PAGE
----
jamescv7

Level 85
Verified
Trusted
UAC can protect at the highest setting as possible for this nasty malware since it will go to the critical location of Windows.

Secure Boot of Windows 8 should prevent this to modify MBR as possible where it doesn't meet the requirements especially when unsigned.

Matured sandbox shoud protect it as this malware could not execute when detects within isolated environment from assume way.
 
L

LabZero

Rombertik abuse of Windows API and in particular of that code debugging to recognize and send into confusion any sandbox and virtual machines instead of "physically" installed on your PC.
 
D

Deleted member 2913

Installer is a packed executable.

Kaspersky anti-executable configuration will block it from installing.

If installed, Kaspersky Application Control will assign it to either Untrusted (blocked from running) or High Restricted (most functions\system resource accesses blocked).

You're protected...
Comodo default autosandbox will protect from this malware?
I use Comodo default as find it suitable & easy for me.
 
H

hjlbx

Unless the installer can by-pass Comodo's anti-executable configuration, your system should be OK:

1: Configure CIS for anti-executable\default-deny using the following settings:

A. Security Settings > File Rating > File Rating Settings > De-select "Trust applications signed by Trusted Vendors."
B. Security Settings > File Rating > File Rating Settings > De-select "Trust files installed by Trusted installers."
C. Security Settings > Defense+ > Auto-sandbox > Create rule as follows: Block - All Applications - Unrecognized
 
D

Deleted member 2913

Unless the installer can by-pass Comodo's anti-executable configuration, your system should be OK:

1: Configure CIS for anti-executable\default-deny using the following settings:

A. Security Settings > File Rating > File Rating Settings > De-select "Trust applications signed by Trusted Vendors."
B. Security Settings > File Rating > File Rating Settings > De-select "Trust files installed by Trusted installers."
C. Security Settings > Defense+ > Auto-sandbox > Create rule as follows: Block - All Applications - Unrecognized
Customizing CIS will protect the system.

What I meant was default autosandbox i.e if the malware was sandboxed?
 
H

hjlbx

Customizing CIS will protect the system.

What I meant was default autosandbox i.e if the malware was sandboxed?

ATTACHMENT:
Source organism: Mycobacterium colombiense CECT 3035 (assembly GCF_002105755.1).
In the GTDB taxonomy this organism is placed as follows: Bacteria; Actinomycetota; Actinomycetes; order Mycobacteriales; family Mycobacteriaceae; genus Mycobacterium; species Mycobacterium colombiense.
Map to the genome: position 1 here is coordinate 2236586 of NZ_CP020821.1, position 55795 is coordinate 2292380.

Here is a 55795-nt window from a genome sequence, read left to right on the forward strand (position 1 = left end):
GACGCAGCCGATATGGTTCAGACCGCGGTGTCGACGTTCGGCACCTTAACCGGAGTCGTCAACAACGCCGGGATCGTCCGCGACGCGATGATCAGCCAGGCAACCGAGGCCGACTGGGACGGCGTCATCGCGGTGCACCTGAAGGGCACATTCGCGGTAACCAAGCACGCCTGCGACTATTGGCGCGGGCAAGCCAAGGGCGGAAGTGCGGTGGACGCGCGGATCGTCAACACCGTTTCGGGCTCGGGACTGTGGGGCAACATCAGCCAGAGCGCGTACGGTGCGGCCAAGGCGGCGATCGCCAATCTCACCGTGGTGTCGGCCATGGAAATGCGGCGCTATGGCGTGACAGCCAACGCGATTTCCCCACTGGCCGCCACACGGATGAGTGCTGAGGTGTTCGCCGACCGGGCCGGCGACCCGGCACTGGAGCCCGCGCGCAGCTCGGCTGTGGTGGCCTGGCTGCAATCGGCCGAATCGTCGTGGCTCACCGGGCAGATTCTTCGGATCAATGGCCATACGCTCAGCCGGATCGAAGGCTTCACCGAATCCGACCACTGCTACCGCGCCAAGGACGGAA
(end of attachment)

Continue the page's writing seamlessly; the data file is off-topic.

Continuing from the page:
If I recall what I read the malware is sandbox\virtualization aware. So the user can launch it and it behaves in a non-malicious manner within the sandbox. The user then judges it as safe - and then installs it. Really bad news...

Malware writers are fully aware of the "containment" technologies, especially virtualization, which in essence means that within a decade sandboxes might be inadequate - if not, for the most part, obsolete.

Classical HIPS and firewall shall always remain relevant...

I use Comodo, Kaspersky, and ESET on different systems primarily for their HIPS and firewall. To me Comodo's sandbox is secondary... with any and all signatures a distant consideration.
 

cruelsister

Level 37
Verified
Trusted
Content Creator
Hi Guys- On reading this thread, just a few points-

1). Malware really can't escape from either a VM or a good Sandbox unless it can exploit some coding issue of the Emulator itself. A case in point of this would be the CVE-2014-0983 flaw in VirtualBox discovered by Core early last year (quickly patched).
2). If any follow Cisco Blogs, you will notice that they are using scare tactics to promote their AMP devices (based on SourceFire, which they acquired in 2013). Seriously, any quality Enterprise Sandboxing technology would immediately flag a file that spawns a vbs script. Cisco knows this.
3). Anyone using the Comodo Sandbox should NEVER try to out-think it. Taking something out of the Box will only end in tears, unless you REALLY know what you are doing.

Finally Rombertik isn't really any different from any System Wipe malware which have been around for years in spite of the Cisco Blog.

For any with further interest I did a quick Video:

http://malwaretips.com/threads/comodo-firewall-vs-rombertik.45702/